"Carter now co-chairs Young Legal Aid Lawyers, a group representing more than 2,000 trainee and junior lawyers, students and paralegals in England and Wales. In 2013, a survey of their members found that 50% earn less than £20,000 a year, with 5% earning less than £10,000."

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Replying to lionofludesch:
By Duggimon
27th Feb 2020 12:21

We have several clients who are lawyers with a significant chunk of their income coming from legal aid and they earn pretty paltry sums compared with our own modest fees.

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blue sheep
By NH
27th Feb 2020 06:18

I think this question says more about the correlation between the number of pints consumed during your lunch and your increased feeling of paranoia - "she means YOU Bernard"

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By bernard michael
27th Feb 2020 10:04

I'm always abstemious so that I can earwig Man in the Pub's advice

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Replying to bernard michael:
Hallerud at Easter
By DJKL
27th Feb 2020 12:19

Do you log it as CPD?

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By Duggimon
27th Feb 2020 12:22

To be fair Bernard, the amount of conversations you overhear in that pub I'd be surprised to hear you spend more than a couple of hours in the office each day.

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Replying to Duggimon:
RLI
By lionofludesch
27th Feb 2020 12:35

Duggimon wrote:

To be fair Bernard, the amount of conversations you overhear in that pub I'd be surprised to hear you spend more than a couple of hours in the office each day.

Yeah - fair comment, Bernard.

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Replying to Duggimon:
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By bernard michael
27th Feb 2020 14:06

Duggimon wrote:

To be fair Bernard, the amount of conversations you overhear in that pub I'd be surprised to hear you spend more than a couple of hours in the office each day.

In my defence I must clarify that during the week 'tis but 1 hour for lunch and 1 on the way home. The timing is opportune to coincide with people with whom I have meaningful discussions about rugby, beer and local matters. Also present are 2 /3 men DTP who offer opinions to all and sundry

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Replying to bernard michael:
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By C Graham
28th Feb 2020 10:40

who goes to the pub anymore?

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Replying to C Graham:
RLI
By lionofludesch
28th Feb 2020 10:53

C Graham wrote:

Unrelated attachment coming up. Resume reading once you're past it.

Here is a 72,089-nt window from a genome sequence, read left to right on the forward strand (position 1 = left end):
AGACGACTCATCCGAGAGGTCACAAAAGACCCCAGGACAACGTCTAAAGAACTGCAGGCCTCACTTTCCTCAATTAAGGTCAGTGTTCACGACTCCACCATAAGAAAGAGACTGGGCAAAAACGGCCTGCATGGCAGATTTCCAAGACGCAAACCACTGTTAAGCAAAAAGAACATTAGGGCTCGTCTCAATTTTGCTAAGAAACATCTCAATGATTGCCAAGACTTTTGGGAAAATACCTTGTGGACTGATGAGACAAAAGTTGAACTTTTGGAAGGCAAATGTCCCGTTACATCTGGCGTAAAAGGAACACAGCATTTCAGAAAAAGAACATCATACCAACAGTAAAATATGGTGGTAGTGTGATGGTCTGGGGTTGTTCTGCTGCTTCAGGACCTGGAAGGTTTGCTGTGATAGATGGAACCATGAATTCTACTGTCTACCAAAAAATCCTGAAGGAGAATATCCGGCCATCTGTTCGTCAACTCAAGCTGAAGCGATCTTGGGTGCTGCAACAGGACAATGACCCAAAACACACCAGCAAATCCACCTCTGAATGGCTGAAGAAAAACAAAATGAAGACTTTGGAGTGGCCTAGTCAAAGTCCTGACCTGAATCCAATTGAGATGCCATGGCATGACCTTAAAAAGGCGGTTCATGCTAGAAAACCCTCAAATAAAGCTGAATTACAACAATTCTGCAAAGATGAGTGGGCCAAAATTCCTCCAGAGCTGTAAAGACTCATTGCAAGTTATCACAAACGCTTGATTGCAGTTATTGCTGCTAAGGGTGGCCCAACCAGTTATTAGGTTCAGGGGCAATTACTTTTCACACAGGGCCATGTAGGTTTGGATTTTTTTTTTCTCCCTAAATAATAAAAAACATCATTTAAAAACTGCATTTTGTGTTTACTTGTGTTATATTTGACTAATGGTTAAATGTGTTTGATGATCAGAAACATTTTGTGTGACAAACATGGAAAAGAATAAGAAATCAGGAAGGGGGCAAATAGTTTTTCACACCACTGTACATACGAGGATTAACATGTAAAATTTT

who goes to the pub anymore?

Bernard.

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Replying to lionofludesch:
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By C Graham
28th Feb 2020 11:05

and what's he drinking? a double entry whisky or is he teeTOTAL?

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By [email protected]
28th Feb 2020 10:17

Its not that most accountants are overpaid, its that most barmaids are wage exploited and very much underpaid.

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Replying to [email protected]:
RLI
By lionofludesch
28th Feb 2020 10:22

andrewdinkenor-AT-compuserve.com wrote:

Its not that most accountants are overpaid, its that most barmaids are wage exploited and very much underpaid.

Which explains all the unprofitable pubs in the country.

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By why always me
28th Feb 2020 10:47

I would have posted earlier, but have been counting my money all morning!!

We have several clients comment on the owners new car / office / house and it used to bother me, but now I just say surely better to have a successful accountant than not and yes we cannot hide money and just smile.

Doesn't matter what job you have, there are always people who put you down when doing well. British disease sadly.

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Flag of the Soviet Union
By thevaliant
28th Feb 2020 11:00

Well, there is too much regulation in this country. Working in audit (and this is where I comment) if it were down to me I'd take private limited companies (of any size) out of audit, and if they did want a voluntary audit I would raise the shareholder threshold to 25% requirement AND require a notice to be lodged at Companies House each year by the shareholders to confirm this.

So, I'd agree that audits don't do very much (of limited or even no benefit) and might agree with the barmaids comments on that one.

Doing myself out of a job here.

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By Stalytax
28th Feb 2020 17:19

The 'bloke down the pub' has been the bane of my life for years, filling my clients' heads with confused nonsense about what they should be claiming for, how much tax they should really pay, or how much CIS refund they should really be getting. Oh, and National Insurance contributions are strictly voluntary, don'tcha know?

I do what DJKL's dad did, my slightly tatty 17 year old diesel Merc sits on the drive, that's the one the new client sees, only the clients I have had for years and the occasional car nut ever get to see the classic air-cooled 911 that is squirreled away out of sight. An accountant ex-boss of mine had a Roller, it impressed the showbiz type clients he was after, and annoyed the hell out of everyone else who (quite rightly) felt that their fees were helping to pay for it's upkeep!